“Ray and I are by art possessed,” Patsy famously said. The Nashers’ relatively modest mid-century-modern Dallas house designed by local Frank Lloyd Wright disciple Howard Meyer—was filled with modern sculpture, as were the park-like grounds. The couple established personal relationships with many of the artists whose work they collected. Henry Moore, who exchanged visits with the Nashers, based one of his sculptures on an Oceanic piece he saw at the Nashers’ house. Andy Warhol and Patsy found they shared a kindred acquisitive curiosity, and she traded him ethnog raphic artworks for portraits of herself and her three daughters.
By the mid-eighties, the art world had begun to notice that this dynamic Dallas couple was assembling an unprecedented priv ate collection. In 1987 the Dallas Museum of Art mounted an exhibit that went on to the National Gallery of Art in Washington, D.C., then to Madrid, Florence and Tel Aviv. Yet perhaps the most remarkable aspect of this newly anointed superstar collection was that Patsy had built much of it while struggling with a deadly illness. She willed herself to attend the openings, finally succumbing to cancer on the eve of the Florence premiere in 1988.
Ray took up the curatorial functions Patsy had assumed. He filled gaps in the collection with seminal works like the plaster for Auguste Rodin’s The Age of Bronze, while some of the world’s most prestigious museums maneuvered to secure the inevitable bequest. The decade-long courtship of the Nasher collect ion became something of an art-world soap opera. Among the most ardent suitors were National Gallery of Art director J. Carter Brown and the Guggenheim Museum’s Thomas Krens, whose 1997 exhibition of the Nasher collection was, at the time, the most popular in its history.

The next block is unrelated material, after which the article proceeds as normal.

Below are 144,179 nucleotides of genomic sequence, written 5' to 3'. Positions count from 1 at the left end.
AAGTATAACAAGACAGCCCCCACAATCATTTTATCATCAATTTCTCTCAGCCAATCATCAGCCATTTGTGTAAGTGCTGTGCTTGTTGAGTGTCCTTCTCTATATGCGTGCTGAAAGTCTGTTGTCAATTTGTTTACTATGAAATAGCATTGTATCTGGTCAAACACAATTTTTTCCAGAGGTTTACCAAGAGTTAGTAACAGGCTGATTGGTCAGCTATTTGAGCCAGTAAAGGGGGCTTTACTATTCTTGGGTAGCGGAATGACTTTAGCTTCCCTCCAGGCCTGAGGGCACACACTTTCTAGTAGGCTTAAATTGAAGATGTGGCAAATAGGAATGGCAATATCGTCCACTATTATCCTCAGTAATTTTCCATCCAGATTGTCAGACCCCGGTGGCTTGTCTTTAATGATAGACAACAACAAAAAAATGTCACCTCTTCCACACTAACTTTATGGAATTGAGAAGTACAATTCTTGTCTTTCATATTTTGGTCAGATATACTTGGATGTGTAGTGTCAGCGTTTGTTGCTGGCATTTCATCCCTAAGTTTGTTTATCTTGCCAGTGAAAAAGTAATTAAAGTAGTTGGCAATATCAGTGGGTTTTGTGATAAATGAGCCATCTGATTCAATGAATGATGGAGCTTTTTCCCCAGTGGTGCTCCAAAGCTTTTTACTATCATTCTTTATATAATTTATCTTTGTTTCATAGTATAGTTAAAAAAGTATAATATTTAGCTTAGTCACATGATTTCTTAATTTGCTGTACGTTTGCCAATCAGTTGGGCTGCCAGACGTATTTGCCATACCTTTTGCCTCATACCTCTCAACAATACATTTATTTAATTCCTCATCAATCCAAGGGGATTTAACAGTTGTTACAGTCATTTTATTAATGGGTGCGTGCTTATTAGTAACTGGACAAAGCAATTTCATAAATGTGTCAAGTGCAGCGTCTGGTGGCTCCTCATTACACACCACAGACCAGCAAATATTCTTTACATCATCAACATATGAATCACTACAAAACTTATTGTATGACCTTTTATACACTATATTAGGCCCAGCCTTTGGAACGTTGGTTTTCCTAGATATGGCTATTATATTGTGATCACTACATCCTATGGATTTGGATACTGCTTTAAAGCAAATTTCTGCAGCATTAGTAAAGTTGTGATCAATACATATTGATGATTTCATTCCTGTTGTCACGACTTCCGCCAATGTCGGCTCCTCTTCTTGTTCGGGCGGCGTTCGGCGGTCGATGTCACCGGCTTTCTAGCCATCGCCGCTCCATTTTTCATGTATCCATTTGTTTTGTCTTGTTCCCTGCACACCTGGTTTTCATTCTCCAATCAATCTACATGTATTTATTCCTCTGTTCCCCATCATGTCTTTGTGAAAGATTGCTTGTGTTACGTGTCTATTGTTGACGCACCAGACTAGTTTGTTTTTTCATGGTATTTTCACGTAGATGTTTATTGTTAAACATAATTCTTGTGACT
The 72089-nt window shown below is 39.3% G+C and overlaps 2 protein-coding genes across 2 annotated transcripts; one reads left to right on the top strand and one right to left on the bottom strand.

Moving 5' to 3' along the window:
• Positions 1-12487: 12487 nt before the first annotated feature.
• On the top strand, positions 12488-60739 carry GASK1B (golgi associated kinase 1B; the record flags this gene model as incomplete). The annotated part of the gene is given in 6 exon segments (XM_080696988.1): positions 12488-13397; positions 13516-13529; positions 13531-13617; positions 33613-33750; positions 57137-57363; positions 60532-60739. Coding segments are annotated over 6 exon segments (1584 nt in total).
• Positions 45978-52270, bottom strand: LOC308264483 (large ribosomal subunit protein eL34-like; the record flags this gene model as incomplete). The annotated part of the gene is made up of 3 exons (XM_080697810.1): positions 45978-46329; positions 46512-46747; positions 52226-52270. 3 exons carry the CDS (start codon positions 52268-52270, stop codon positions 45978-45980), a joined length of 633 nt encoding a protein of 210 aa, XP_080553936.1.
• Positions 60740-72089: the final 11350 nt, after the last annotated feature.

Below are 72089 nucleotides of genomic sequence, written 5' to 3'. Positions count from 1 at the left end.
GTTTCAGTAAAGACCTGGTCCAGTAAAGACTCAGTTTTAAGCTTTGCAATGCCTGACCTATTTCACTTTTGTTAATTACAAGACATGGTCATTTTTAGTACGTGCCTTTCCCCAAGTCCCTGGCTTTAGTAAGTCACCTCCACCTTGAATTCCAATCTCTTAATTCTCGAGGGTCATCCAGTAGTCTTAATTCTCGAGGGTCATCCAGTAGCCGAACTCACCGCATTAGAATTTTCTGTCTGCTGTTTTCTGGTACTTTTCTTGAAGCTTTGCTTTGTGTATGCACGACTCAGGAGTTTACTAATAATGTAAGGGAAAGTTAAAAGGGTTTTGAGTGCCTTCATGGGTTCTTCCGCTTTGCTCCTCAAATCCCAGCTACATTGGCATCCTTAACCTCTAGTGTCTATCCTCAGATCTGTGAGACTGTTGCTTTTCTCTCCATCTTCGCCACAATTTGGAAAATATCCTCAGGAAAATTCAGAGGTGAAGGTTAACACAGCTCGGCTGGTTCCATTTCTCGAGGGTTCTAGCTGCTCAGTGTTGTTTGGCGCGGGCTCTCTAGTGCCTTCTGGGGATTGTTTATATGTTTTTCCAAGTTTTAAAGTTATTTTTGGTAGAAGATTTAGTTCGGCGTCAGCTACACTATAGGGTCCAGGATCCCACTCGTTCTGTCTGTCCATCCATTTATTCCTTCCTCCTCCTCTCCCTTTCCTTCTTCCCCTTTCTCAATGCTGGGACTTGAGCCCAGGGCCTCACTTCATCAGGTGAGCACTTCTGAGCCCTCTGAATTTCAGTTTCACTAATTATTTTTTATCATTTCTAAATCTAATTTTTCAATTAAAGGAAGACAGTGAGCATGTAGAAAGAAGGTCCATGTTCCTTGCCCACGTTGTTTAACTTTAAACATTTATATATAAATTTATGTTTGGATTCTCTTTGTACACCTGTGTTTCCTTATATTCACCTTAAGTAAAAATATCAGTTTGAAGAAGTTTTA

“Patsy Nasher is here today in this room with us,” said Ray when he stunned the art world in 1997 and announced he was going to put up $30 million of his own money (a figure that would more than double) to build the Nasher Sculpture Center. His decision involved more than preserving the integrity of the collection that he and Patsy had built. He envisioned a global arts destination that would recharge the dorm ant downtown Dallas Arts District.
Ray Nasher and Renzo Piano shared an interest in urban planning, and Nasher was unafraid to push his celebrated collaborator out of his comfort zone; the result is a masterpiece that has earned worldwide acclaim. Piano called the center a noble ruin because the Italian travertine walls and broad expanses of glass suggest an archaeological site wrapped in a high-tech envelope. But the effect is anything but antiquated. The center has a daring transparency, inviting passersby to look straight through the galleries and into the sculpture garden, where rows of live oak trees and cedar elms create outdoor rooms for works like Richard Serra’s sinuous 100,000-pound behemoth My Curves Are Not Mud.
Raymond Nasher often intimated that he intended his sculpt ure center to lead the Arts District into the future, and his wish will come closer to reality next year, when Norman Foster’s opera house and a Rem Koolhaas theater open just up the street. The transformation of the Arts District along the lines Ray envisioned—as well as the transformation of Dallas because of it— has only begun. When Ray met Patsy on that election night sixty years ago, two gifted people began to see as one—a vision so passionate and far-reaching that we have yet to see the end of it.